A few years ago, I didn't even know what gluten-free meant. I sure never imagined I would be blogging about it! If asked, I would have said it was some kind of healthy eating trend. In reality, gluten-free is a way of life. It becomes your way of life when you realize your body cannot properly digest gluten, the protein in wheat.
For us, it all started when my oldest daughter had some health issues. She seemed to get sick more and more often, until her hair began to fall out. Seriously. I vaccuumed enough hair off her bedroom floor to make a wig. To the doctor we went. Supplements were suggested, and did seem to help some. Our breakthrough, though, came by word of mouth. Another mom I knew who had been very sick told me she finally figured out (also by talking with someone who had been through it) that she had a gluten problem. I wondered if maybe, just maybe, this could be my daughter's problem. We looked it up and were astonished to realized how many of the symptoms applied to my daughter. I said, "We're gonna try it." Long story short, we did. We removed gluten from her diet. And it worked. We saw immediate results. Later, we realized it was a problem for one of my other children, as well. It is so amazing to see what a difference a dietary change can make. I am so thankful that we found out what the culprit was for us.
So now, I try to tell people about it just in case it's the answer they have been searching for. It's such a simple thing, and yet, so many people are like we were, completely unaware that it may be making them sick. The really tricky part is, every person does not have every symptom. My oldest daughter and my younger daughter do not have the exact same reaction to gluten, but one thing's for sure- they both have a reaction. For one of them, it causes digestive issues, skin issues, joint pain,etc., and for the other, it causes mainly joint pain. If you think it might be a problem for you, RESEARCH the symptoms of gluten intolerance and celiac disease. You may have one symptom or half a dozen or more, and not all at the same time.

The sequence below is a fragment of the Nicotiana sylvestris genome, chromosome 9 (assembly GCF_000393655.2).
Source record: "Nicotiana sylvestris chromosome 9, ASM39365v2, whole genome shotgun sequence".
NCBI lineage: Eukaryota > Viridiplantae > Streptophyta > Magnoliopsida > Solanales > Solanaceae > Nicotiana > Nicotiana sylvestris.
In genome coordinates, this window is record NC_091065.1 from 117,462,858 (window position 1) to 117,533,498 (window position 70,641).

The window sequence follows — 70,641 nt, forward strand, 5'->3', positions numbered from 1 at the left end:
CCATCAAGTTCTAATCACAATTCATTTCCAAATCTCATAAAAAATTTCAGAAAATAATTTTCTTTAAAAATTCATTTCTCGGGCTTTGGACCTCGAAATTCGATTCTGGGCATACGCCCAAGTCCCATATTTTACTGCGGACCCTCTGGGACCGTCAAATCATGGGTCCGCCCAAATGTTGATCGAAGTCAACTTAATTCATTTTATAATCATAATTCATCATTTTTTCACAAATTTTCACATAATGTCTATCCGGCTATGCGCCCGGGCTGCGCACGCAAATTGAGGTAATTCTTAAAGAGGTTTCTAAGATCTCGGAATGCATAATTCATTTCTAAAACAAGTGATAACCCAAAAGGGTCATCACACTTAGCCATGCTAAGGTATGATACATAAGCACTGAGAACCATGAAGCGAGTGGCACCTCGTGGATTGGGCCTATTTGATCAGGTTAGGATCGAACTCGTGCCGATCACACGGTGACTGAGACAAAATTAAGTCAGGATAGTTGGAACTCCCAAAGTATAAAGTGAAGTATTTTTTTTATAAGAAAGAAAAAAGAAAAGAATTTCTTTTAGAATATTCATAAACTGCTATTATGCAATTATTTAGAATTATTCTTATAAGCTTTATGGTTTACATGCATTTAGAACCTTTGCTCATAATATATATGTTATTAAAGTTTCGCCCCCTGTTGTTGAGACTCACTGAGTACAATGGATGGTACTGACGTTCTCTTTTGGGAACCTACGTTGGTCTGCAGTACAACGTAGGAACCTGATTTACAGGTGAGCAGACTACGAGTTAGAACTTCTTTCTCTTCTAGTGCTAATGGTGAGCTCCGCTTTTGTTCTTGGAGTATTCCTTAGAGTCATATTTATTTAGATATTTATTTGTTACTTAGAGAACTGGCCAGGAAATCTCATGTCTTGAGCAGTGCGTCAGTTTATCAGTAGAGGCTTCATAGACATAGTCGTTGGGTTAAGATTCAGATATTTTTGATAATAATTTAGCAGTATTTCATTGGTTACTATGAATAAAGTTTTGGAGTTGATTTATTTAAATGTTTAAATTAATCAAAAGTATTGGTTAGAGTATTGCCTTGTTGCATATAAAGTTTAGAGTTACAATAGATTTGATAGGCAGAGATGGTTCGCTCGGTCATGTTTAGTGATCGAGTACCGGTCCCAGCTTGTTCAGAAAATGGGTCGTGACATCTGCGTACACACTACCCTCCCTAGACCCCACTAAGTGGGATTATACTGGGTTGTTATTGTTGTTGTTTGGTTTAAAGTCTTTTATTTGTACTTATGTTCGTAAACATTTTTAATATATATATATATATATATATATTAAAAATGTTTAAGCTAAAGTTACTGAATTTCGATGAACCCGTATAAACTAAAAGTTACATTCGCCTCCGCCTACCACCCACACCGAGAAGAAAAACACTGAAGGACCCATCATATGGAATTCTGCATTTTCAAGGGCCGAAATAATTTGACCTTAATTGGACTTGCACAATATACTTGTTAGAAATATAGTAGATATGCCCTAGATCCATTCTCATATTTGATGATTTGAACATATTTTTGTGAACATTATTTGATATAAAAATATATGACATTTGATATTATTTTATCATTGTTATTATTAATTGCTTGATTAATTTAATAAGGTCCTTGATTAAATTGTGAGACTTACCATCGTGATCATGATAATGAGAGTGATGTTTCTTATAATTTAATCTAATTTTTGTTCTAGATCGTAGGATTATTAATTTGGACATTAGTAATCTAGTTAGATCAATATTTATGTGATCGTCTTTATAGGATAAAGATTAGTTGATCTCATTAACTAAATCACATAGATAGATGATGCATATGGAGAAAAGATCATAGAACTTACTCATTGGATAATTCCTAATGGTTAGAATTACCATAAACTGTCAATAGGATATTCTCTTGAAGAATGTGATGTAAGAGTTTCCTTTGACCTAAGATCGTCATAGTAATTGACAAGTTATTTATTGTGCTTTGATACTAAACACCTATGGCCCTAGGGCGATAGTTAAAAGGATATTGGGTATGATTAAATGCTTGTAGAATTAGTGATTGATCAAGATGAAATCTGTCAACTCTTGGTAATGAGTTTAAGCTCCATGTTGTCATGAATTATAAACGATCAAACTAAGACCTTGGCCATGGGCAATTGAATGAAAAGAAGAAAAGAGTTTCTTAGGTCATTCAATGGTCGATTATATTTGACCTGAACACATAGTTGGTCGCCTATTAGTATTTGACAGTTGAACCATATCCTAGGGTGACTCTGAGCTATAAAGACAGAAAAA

As I said, the solution to this problem is simple. It is not, however, easy. What in the world do you do, for example when you can't eat a sandwich along with everyone else at lunch? (My younger daughter's all-time favorite lunch was a pbj.) Then you discover there is wheat in SO many other things, like most canned soups and the seasoning on many chips. What you do is, you adapt. You find out that there are still plenty of things to eat. (Rice!) You find out about gluten-free bread and pancake mix and all the other gluten-free boxed mixes, some of which are really good, and others...not so much. They all have one thing in common, though: they are expensive. So, then you begin the adventure of gluten-free baking and recipe-making. And that is where we are in our journey.
I will be sharing gluten-free recipes that I find, tweak, or create that are tasty, easy, and especially cheap. We are a family of seven, and I try to cook the same meal for the whole family. I would also love to hear your favorite gluten-free recipes and advice. We are always learning! I am especially on the lookout for easy-to-pack-quick-to-eat-gluten-free lunch ideas for my husband. Any ideas?